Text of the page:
Sound and space: music for organ and electronics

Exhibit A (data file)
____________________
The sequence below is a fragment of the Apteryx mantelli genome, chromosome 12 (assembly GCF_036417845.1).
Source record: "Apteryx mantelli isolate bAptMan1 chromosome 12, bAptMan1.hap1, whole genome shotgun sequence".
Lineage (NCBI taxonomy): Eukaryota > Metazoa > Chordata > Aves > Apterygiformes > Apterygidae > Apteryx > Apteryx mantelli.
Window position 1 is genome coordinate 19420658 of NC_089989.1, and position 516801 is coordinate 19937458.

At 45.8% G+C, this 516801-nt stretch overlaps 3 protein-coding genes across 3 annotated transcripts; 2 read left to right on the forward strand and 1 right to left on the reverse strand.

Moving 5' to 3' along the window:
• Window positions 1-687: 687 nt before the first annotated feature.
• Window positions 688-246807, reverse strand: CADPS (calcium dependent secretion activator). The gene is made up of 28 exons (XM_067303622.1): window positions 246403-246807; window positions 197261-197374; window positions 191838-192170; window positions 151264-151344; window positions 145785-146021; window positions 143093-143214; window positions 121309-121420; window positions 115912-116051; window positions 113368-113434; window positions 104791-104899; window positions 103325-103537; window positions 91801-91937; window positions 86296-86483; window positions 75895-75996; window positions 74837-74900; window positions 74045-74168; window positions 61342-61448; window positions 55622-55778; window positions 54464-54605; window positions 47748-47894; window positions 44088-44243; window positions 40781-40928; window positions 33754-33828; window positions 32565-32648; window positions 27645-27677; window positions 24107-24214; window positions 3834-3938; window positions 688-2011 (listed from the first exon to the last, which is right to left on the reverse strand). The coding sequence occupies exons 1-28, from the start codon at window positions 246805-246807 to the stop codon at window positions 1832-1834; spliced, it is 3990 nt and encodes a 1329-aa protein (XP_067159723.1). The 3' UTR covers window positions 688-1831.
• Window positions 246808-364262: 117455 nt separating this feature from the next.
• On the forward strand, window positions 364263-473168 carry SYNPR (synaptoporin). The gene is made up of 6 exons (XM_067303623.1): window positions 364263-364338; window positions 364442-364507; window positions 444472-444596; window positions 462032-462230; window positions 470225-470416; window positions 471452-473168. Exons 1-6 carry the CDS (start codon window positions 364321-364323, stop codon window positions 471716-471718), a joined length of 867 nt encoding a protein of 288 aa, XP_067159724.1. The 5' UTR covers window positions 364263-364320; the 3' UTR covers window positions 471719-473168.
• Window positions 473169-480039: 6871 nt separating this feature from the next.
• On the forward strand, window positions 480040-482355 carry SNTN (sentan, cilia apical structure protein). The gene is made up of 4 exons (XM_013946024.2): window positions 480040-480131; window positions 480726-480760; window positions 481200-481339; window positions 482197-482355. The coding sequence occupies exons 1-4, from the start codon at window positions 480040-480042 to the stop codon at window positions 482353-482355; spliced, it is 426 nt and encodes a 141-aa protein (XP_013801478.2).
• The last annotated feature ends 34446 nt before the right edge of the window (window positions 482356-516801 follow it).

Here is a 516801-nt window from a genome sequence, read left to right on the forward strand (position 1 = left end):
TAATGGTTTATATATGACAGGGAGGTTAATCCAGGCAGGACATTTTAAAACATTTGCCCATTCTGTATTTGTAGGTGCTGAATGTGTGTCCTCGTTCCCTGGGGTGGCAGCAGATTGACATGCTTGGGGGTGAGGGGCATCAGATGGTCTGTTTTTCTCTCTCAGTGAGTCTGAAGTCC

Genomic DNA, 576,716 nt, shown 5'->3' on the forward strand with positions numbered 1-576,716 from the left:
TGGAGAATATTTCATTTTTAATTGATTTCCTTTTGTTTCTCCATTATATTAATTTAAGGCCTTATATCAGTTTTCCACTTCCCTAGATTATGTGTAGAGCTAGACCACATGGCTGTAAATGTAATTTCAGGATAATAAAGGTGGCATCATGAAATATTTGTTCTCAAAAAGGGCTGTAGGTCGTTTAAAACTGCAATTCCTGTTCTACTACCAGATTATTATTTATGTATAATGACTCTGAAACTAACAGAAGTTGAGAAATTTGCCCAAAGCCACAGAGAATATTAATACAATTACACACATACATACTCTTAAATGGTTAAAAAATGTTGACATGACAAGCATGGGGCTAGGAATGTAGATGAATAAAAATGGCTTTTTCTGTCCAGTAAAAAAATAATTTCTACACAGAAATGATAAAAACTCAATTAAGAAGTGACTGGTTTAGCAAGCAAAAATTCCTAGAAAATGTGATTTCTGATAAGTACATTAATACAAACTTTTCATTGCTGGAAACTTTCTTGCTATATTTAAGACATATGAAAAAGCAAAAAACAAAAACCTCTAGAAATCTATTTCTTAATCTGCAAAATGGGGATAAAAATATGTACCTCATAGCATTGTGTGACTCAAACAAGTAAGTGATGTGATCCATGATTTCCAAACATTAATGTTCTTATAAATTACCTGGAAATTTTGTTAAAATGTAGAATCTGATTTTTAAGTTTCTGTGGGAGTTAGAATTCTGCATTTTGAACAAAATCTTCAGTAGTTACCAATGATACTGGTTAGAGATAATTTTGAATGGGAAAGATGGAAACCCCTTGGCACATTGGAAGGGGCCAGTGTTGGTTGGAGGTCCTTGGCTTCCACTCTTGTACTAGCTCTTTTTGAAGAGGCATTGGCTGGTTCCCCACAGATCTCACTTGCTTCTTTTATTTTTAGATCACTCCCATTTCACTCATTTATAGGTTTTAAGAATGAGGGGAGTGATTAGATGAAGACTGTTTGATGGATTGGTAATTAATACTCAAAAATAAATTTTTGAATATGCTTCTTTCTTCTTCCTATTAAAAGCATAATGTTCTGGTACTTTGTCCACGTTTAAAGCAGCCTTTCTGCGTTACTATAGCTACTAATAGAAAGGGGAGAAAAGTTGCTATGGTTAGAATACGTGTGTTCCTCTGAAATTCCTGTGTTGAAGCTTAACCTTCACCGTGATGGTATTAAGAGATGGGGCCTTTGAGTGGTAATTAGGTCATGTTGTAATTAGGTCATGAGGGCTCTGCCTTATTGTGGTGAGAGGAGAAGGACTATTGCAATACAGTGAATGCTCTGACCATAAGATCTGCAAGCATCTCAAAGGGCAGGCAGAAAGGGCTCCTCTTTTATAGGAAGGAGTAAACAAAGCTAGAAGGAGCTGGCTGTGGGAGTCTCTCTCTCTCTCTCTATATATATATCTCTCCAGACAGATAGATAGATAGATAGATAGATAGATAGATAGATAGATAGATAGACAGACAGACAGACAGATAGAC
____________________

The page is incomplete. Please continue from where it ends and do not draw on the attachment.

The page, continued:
This research explores creative, interpretative and listening processes in ‘open notation’ music for organ and electronics, using Nicholas Bourriaud’s concept of the ‘journey form’ (2010) as a theoretical lens. It pursues an understanding of these processes as iterative practices that articulate separate, but equal, aspects of a single process, and as such postulates a way of considering the ontology of the work as one that finds its expression in the multiplicity of the work in performance. The researcher has explored the genre of organ and electronics through recent works, several specifically commissioned for the project, and through comparison of performance in a number of spaces throughout the UK as part of a national tour. Her specific relationship with these works, and with multiple performance spaces through them, has offered the material for reflection in deriving the conclusions of the work. The research considers the performance space as embodied by the performer as an extension of her instrument, and explores organ performance as a site-specific practice that interacts with the instrument and space through the medium of notation. In the case of each of the pieces, the project works towards a ‘work-specific performance practice’ (Kanga, 2015) as a way of articulating this relationship through the performance of individual works. The goal of this research was not a set of ‘finished’ performances but a way of articulating the expression of the process of a work and the performance as a part of its articulation. The research is expressed through a portfolio of related work: a concert tour, which expresses the processes of the research, a CD recording which documents single expressions of each of the pieces at the end of these processes, and a book chapter that explores the theoretical implications of the research. Further, supporting documentation is offered as a complete record of the processes of the research

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